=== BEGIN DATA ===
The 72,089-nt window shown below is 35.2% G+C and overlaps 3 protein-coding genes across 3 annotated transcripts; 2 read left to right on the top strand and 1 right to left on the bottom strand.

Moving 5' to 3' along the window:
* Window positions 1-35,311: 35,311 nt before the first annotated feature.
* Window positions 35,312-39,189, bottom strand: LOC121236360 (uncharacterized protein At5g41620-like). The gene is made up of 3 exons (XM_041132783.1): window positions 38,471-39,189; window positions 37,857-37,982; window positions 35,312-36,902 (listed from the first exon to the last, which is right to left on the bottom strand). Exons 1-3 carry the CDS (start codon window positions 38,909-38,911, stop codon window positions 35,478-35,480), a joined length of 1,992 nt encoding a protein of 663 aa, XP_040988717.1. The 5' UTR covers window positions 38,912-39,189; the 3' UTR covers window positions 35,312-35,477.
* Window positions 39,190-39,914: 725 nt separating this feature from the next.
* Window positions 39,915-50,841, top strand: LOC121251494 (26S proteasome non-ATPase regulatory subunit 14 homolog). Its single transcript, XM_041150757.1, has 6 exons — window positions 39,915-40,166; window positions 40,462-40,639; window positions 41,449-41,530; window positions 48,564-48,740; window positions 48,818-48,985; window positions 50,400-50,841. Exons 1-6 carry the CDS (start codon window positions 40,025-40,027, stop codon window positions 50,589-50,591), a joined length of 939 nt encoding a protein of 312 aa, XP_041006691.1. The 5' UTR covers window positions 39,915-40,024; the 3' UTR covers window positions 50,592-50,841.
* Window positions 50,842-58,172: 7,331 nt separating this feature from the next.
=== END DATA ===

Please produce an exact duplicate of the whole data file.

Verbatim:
The 72,089-nt window shown below is 35.2% G+C and overlaps 3 protein-coding genes across 3 annotated transcripts; 2 read left to right on the top strand and 1 right to left on the bottom strand.

Moving 5' to 3' along the window:
* Window positions 1-35,311: 35,311 nt before the first annotated feature.
* Window positions 35,312-39,189, bottom strand: LOC121236360 (uncharacterized protein At5g41620-like). The gene is made up of 3 exons (XM_041132783.1): window positions 38,471-39,189; window positions 37,857-37,982; window positions 35,312-36,902 (listed from the first exon to the last, which is right to left on the bottom strand). Exons 1-3 carry the CDS (start codon window positions 38,909-38,911, stop codon window positions 35,478-35,480), a joined length of 1,992 nt encoding a protein of 663 aa, XP_040988717.1. The 5' UTR covers window positions 38,912-39,189; the 3' UTR covers window positions 35,312-35,477.
* Window positions 39,190-39,914: 725 nt separating this feature from the next.
* Window positions 39,915-50,841, top strand: LOC121251494 (26S proteasome non-ATPase regulatory subunit 14 homolog). Its single transcript, XM_041150757.1, has 6 exons — window positions 39,915-40,166; window positions 40,462-40,639; window positions 41,449-41,530; window positions 48,564-48,740; window positions 48,818-48,985; window positions 50,400-50,841. Exons 1-6 carry the CDS (start codon window positions 40,025-40,027, stop codon window positions 50,589-50,591), a joined length of 939 nt encoding a protein of 312 aa, XP_041006691.1. The 5' UTR covers window positions 39,915-40,024; the 3' UTR covers window positions 50,592-50,841.
* Window positions 50,842-58,172: 7,331 nt separating this feature from the next.